- Daniel Klassen
Book Review: None Other
With this latest book, John MacArthur continues to hold the Word of God as the highest authority for the Christian life. He has consistently taught the Scriptures for the past 40 years, displaying that the Bible is relevant and authoritative through every shift in culture and trend of thought. In our day, we find a morass of ideas and theologies even in the church, all with something to say on every topic. So it is fitting that the attributes and nature of God, a topic which most desperately needs the Bible's voice today, is presented to us with such clarity and biblical soundness.
None Other isn’t a long book, but it is rich in theology, full of devotional warmth, and shamelessly biblical. MacArthur takes us on a journey through the Bible to put on display for the reader, a full view of God.
This book could be summed up in one question: Will you let the God of the Bible tell you who He is? There are too many ideas of God to count in our present situation, and Christians are listening to them. Too often, when confronted with the God of the Bible, I hear Christians say, "That doesn’t sound like a loving God," or, "You are making God to be a cold and harsh God." It is as if God must be fit into human categories to be understood. When the Bible displays a God that extends uncomfortably beyond our reach, we skip over those passages or explain them away to keep God the way we want.
In six chapters, we find that the God of the Bible is a gracious, sovereign, good and powerful, holy, loving, and saving God. Some of these attributes are quite popular, and others are not; some of them we know well and others we don’t. However, even the most popular attributes of God can sometimes be misunderstood or be influenced by ideas outside of Scripture. This book rightly and thoroughly takes each attribute and displays them for us to see who the God of the Bible is. These attributes are not man's ideas of God but are indeed Scriptural.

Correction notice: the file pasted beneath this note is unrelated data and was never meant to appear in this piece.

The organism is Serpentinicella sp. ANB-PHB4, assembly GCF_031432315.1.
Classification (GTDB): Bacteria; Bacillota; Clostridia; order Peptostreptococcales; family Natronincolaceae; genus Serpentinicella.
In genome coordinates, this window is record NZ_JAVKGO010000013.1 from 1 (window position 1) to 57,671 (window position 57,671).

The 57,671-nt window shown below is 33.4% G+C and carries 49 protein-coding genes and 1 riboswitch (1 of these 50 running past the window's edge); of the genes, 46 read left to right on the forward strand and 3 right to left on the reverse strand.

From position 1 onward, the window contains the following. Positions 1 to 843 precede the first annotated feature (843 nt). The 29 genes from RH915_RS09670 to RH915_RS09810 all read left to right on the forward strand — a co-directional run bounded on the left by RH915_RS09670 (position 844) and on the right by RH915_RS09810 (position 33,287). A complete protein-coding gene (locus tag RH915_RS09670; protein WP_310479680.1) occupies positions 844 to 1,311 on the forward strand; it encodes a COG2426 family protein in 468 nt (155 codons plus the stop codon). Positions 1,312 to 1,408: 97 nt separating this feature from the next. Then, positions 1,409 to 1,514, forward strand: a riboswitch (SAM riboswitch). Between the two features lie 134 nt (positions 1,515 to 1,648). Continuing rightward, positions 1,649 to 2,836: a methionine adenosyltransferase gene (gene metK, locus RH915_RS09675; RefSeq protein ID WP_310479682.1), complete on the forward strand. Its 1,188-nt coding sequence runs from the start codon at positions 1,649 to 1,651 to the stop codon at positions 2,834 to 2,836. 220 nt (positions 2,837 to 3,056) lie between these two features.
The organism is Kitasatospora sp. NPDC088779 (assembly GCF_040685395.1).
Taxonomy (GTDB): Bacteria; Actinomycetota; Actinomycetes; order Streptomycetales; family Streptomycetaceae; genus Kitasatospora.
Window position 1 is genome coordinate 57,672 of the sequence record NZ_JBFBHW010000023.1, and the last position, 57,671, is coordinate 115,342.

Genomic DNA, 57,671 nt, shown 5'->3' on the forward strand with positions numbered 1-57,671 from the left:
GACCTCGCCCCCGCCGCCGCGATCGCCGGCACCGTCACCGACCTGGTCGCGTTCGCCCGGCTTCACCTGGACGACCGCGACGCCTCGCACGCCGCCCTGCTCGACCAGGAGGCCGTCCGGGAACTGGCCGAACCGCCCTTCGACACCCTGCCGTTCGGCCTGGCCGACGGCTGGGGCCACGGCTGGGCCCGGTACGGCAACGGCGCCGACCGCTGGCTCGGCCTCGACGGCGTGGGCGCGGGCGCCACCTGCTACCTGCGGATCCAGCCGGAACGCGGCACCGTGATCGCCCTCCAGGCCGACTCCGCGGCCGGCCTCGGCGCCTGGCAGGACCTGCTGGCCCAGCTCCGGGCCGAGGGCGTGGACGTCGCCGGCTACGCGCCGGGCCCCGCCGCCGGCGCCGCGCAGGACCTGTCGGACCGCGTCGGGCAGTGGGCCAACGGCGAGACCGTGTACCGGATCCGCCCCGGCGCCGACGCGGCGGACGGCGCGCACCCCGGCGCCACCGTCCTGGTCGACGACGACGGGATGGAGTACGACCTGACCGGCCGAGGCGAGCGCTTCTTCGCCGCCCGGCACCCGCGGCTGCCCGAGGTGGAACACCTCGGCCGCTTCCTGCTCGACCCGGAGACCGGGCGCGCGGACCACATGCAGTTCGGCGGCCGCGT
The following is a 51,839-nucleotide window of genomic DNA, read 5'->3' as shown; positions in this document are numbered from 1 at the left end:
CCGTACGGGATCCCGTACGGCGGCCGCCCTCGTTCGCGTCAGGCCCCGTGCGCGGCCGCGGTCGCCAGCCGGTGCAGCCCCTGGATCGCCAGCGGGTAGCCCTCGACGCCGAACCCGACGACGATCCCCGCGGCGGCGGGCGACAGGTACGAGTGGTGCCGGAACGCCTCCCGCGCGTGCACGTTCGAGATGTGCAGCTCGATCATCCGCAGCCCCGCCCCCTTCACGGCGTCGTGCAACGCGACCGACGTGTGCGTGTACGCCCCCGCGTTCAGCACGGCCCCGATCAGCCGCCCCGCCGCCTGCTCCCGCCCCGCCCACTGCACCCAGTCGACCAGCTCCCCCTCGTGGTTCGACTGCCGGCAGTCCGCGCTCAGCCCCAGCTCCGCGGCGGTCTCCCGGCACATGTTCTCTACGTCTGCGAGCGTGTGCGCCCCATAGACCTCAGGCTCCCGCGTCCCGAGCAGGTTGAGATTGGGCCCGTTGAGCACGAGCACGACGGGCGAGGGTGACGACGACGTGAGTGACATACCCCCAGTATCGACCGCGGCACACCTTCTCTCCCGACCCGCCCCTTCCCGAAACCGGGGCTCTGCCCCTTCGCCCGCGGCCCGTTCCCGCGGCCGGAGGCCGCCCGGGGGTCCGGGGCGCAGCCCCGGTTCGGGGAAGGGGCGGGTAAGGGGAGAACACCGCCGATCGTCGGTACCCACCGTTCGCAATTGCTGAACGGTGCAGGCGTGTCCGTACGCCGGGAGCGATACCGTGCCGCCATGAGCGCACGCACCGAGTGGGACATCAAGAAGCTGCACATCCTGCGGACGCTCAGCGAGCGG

Two aspects of this book stand out to me the most. The first is the number of references from Scripture used. There are 342 different references used to display the Biblical teaching of God. Some are only one verse, and others are sections of Scripture. Twenty-two of the references are used more than once. Since the common idea is that the God of the Old Testament is a cruel, cold, and unloving God while the God of the New Testament is merciful, kind, and loving, MacArthur shows us that such is not the case. For each attribute, both Testaments are used; 23 books are referenced from the Old Testament, and 22 books of the New Testament. So there is no pitting the God of the Old Testament against the God of the New Testament. In fact, they converge to show us that we serve the same God as Abraham, who has had salvation planned in His mind from before the foundation of the earth. The God we read of in this book is the God of the Bible.
Secondly, the drive toward devotion stands out. This book is not some tough theological treatise meant for scholars, but a book meant for every Christian. Its purpose is to light the fire of devotion in our hearts so that God might be foremost in our lives. Not only does it set the truth before us, but it also seeks to make that truth our convictions from which we live our lives.
If you wish to understand the God of the Bible, this book is a great tool to help you understand what God has written about Himself in His Word
None Other: Discovering the God of the Bible
By: John MacArthur, Reformation Trust Publishing, 2017. 123 pp